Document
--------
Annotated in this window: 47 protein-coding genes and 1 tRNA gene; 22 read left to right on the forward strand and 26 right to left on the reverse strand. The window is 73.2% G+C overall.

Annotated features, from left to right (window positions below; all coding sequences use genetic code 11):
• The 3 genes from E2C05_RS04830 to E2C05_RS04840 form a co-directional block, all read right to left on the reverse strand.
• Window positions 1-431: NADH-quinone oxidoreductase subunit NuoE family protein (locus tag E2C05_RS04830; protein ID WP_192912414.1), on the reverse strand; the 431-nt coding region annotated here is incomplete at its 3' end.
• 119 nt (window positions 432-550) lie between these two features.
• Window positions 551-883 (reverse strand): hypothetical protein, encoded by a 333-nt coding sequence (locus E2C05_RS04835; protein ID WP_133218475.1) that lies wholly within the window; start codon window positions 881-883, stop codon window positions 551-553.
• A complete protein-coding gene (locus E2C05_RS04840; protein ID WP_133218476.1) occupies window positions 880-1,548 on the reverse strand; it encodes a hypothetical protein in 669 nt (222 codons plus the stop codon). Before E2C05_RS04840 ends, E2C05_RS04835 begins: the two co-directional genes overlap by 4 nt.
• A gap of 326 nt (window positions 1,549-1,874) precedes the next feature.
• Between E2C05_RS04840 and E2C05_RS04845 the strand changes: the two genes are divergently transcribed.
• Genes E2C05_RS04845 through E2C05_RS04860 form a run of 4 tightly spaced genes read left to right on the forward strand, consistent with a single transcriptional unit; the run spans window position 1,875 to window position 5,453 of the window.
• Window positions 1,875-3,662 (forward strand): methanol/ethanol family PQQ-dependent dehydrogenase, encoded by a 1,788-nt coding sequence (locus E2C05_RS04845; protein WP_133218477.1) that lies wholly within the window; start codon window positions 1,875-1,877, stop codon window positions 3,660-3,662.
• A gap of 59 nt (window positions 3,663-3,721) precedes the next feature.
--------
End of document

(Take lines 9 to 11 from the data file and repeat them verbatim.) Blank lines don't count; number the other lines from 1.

• Between E2C05_RS04840 and E2C05_RS04845 the strand changes: the two genes are divergently transcribed.
• Genes E2C05_RS04845 through E2C05_RS04860 form a run of 4 tightly spaced genes read left to right on the forward strand, consistent with a single transcriptional unit; the run spans window position 1,875 to window position 5,453 of the window.
• Window positions 1,875-3,662 (forward strand): methanol/ethanol family PQQ-dependent dehydrogenase, encoded by a 1,788-nt coding sequence (locus E2C05_RS04845; protein WP_133218477.1) that lies wholly within the window; start codon window positions 1,875-1,877, stop codon window positions 3,660-3,662.